Initial data from the Mars Global Surveyor thermal emission spectrometer experiment: Observations of the Earth

Philip Christensen, John C. Pearl

Research output: Contribution to journalArticle

39 Scopus citations

Abstract

The thermal emission spectrometer (TES) on the Mars Global Surveyor spacecraft acquired observations of the Earth from a distance of 4.7 million km for instrument performance characterization on November 24, 1996. The data were calibrated using an internal reference surface and deep space in a manner identical to that which will be used in Mars orbit, and scaled to account for the fact the Earth filled only 9.3% of the field of view. These first, calibrated, in-flight spectra from the TES confirm the expected instrument performance and radiometric accuracy and precision. The data provide the firs known whole-disk thermal infrared spectral observations of the Earth. These spectra represent how an Earth-like planet would appear during a search for "extrasolar" planets. Spectral features in the Earth's atmosphere are readily apparent; CO2 (centered at 668 cm-1), ozone (1000-1075 cm-1), and water vapor (200-550 and 1260-1650 cm-1) absorptions are evident. Radiation at the center of the CO2 band arises mainly from the lower stratosphere; near 650 and 700 cm-1 from near the tropopause; and further into the band wings from the troposphere and surface. Thus, in the disk-averaged sense, the spectrum indicates a warm stratosphere above a tropopause somewhat colder than 215 K, in good agreement with results from similar instruments previously flown in low Earth orbit. The atmospheric window between approximately 800 and 1200 cm-1 is relatively featureless, as expected, given the observing geometry centered over the Pacific Ocean and the partial obscuration by clouds. The derived window brightness temperature, assuming an emissivity of unity, is 270 K, a reasonable average temperature of the ocean surface, the polar regions, and the cloud tops, especially given the uncertainties in the exact scaling to account for the fact that the Earth did not fill the field of view.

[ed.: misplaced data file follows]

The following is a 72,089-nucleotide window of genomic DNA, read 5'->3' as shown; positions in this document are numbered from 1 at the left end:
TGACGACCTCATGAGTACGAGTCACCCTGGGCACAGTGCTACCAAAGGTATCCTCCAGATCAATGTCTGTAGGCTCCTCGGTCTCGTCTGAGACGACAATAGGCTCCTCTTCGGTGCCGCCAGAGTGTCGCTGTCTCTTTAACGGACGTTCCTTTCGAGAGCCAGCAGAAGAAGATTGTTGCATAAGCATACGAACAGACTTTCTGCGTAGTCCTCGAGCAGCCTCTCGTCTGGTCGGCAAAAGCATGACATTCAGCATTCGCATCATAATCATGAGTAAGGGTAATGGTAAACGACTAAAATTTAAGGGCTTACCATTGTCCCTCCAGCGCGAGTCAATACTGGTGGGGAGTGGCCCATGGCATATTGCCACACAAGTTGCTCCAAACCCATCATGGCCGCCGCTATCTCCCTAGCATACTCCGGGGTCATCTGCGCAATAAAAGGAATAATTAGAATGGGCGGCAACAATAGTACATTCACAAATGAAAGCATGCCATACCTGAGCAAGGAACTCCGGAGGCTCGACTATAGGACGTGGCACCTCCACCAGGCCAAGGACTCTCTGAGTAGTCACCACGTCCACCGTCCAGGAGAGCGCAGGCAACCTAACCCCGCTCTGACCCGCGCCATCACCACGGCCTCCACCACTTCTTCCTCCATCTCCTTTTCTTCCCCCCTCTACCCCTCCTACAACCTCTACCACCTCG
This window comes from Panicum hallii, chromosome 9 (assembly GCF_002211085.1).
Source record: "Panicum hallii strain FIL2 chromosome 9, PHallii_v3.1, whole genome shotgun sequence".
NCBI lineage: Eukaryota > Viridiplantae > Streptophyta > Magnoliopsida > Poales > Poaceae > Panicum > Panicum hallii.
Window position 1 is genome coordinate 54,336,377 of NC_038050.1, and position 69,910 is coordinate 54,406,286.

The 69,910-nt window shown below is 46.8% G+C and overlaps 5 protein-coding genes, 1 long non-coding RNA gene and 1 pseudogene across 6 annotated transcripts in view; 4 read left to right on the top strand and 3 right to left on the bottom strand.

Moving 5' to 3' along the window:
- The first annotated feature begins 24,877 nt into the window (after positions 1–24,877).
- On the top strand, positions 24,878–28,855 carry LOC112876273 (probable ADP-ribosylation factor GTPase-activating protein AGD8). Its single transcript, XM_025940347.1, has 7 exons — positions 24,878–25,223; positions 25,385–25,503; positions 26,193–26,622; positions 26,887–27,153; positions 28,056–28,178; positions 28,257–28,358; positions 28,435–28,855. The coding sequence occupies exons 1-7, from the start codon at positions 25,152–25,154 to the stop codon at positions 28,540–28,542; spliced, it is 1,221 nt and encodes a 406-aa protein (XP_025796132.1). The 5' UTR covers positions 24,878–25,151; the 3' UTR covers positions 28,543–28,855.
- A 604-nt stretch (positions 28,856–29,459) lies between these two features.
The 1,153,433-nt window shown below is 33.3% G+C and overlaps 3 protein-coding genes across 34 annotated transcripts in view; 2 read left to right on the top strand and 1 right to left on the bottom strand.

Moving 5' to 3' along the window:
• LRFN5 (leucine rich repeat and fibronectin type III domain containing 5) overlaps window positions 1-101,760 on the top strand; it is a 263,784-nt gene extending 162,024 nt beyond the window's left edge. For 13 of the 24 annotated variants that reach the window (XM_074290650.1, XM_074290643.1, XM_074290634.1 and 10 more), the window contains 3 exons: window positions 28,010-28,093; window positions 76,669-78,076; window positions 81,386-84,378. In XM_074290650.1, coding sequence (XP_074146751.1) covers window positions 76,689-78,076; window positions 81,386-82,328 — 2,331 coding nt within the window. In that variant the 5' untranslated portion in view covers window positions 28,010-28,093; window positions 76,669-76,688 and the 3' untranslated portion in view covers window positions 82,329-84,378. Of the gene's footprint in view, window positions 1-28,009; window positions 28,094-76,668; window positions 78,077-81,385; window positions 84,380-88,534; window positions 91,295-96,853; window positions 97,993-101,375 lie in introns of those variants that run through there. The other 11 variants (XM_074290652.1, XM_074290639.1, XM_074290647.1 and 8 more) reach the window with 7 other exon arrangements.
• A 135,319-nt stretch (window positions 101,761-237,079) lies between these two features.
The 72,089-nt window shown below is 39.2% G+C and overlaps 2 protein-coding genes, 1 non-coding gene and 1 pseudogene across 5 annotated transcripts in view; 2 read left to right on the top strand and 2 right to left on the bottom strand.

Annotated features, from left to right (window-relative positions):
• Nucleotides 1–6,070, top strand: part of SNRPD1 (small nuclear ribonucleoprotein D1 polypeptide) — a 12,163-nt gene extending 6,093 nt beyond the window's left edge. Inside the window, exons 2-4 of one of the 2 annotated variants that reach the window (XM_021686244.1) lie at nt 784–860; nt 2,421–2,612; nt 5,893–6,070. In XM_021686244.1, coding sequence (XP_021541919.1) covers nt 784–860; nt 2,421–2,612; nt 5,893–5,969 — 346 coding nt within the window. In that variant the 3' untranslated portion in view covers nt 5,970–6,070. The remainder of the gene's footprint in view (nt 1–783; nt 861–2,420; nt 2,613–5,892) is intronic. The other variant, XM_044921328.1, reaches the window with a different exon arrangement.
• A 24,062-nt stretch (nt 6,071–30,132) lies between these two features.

Original languageEnglish (US)
Article number97JE00637
Pages (from-to)10875-10880
Number of pages6
JournalJournal of Geophysical Research E: Planets
Volume102
Issue numberE5
DOIs
StatePublished - Jan 1 1997

Keywords

  • FEL
  • Free-electron laser
  • Infrared
  • MALDI
  • Mass spectrometry
  • Organic microanalysis
  • Secondary ion mass spectrometry

ASJC Scopus subject areas

  • Geophysics
  • Forestry
  • Oceanography
  • Aquatic Science
  • Ecology
  • Water Science and Technology
  • Soil Science
  • Geochemistry and Petrology
  • Earth-Surface Processes
  • Atmospheric Science
  • Earth and Planetary Sciences (miscellaneous)
  • Space and Planetary Science
  • Palaeontology

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